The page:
Unstable Wetting Fronts in Water-Repellent Field Soils
- J. M. H. Hendrickx *,
- L. W. Dekker and
- O. H. Boersma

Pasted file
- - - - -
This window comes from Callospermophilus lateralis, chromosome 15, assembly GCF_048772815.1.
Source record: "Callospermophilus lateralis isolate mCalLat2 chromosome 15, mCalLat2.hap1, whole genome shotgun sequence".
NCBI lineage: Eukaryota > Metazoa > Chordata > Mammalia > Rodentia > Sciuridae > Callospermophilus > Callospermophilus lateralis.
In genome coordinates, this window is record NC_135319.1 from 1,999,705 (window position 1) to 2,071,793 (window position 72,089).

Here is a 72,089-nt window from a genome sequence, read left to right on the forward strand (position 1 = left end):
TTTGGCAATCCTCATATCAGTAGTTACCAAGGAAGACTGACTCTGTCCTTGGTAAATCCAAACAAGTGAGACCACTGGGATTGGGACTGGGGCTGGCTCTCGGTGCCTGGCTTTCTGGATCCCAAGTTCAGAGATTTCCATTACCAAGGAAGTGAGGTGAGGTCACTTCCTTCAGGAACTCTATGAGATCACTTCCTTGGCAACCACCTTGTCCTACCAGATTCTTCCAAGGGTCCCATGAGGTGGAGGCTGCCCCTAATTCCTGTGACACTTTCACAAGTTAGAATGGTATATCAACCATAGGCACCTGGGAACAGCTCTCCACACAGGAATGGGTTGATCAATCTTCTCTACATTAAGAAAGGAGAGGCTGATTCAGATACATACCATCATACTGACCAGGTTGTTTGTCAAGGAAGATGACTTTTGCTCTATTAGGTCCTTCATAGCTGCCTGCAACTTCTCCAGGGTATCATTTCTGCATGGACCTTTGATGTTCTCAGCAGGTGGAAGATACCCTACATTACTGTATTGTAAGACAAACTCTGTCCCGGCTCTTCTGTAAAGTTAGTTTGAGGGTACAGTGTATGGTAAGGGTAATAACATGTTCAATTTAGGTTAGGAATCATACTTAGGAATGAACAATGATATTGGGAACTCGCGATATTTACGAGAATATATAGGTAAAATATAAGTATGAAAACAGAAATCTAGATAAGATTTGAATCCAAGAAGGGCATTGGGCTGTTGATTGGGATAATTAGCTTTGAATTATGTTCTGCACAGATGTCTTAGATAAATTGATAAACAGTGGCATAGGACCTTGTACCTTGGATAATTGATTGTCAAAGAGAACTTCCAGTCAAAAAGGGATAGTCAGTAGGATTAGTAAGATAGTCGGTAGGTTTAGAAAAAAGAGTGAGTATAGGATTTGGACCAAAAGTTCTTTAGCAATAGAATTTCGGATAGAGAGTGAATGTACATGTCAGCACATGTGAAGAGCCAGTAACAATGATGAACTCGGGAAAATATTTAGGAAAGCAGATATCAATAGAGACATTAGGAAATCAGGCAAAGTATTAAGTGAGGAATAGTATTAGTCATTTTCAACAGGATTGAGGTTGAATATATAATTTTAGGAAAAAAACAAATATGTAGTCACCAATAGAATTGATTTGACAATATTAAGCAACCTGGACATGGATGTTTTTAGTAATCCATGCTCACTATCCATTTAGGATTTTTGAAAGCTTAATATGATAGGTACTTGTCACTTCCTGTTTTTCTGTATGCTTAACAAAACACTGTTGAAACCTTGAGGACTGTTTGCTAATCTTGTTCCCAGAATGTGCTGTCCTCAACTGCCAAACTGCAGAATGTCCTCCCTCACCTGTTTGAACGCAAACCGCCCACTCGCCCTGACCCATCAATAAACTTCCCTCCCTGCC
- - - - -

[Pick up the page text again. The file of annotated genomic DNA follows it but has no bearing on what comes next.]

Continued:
Study objectives are to (i) investigate the effects of a water-repellent top layer on water flow and solute transport and (ii) examine whether unstable wetting front theories can be used to predict the occurrence of preferential flow in water-repellent field soils. The study took place on two adjacent plots with grasscover near Ouddorp (The Netherlands)—one plot with a water-repellent top layer, the other plot with a wettable top layer. The soil at the experimental site is a sand soil of marine origin—mesic Typic Psammaquent. We conducted three different tests to obtain experimental evidence for our hypothesis that flow through a water-repellent soil would be unstable. An I− coloring technique showed an unstable wetting front with preferential flow paths in the water-repellent soil; flow through the wettable soil resulted in a homogeneous, stable wetting front. The variability of the soil water contents in the water-repellent soil was larger than in the wettable soil, indicating that flow through the water-repellent soil was less stable. A Br− tracer experiment, under conditions of natural precipitation, revealed that solutes in the water-repellent soil travelled faster to the groundwater than in the wettable soil. After 5 wk with 120 mm precipitation, the Br− amounts in the groundwater under the water-repellent top layer were 6 to 13 times higher than those under the wettable top layer. These experimental results demonstrate that unstable wetting front theories can be used to predict the occurrence of preferential flow in water-repellent field soils.Please view the pdf by using the Full Text (PDF) link under 'View' to the left.
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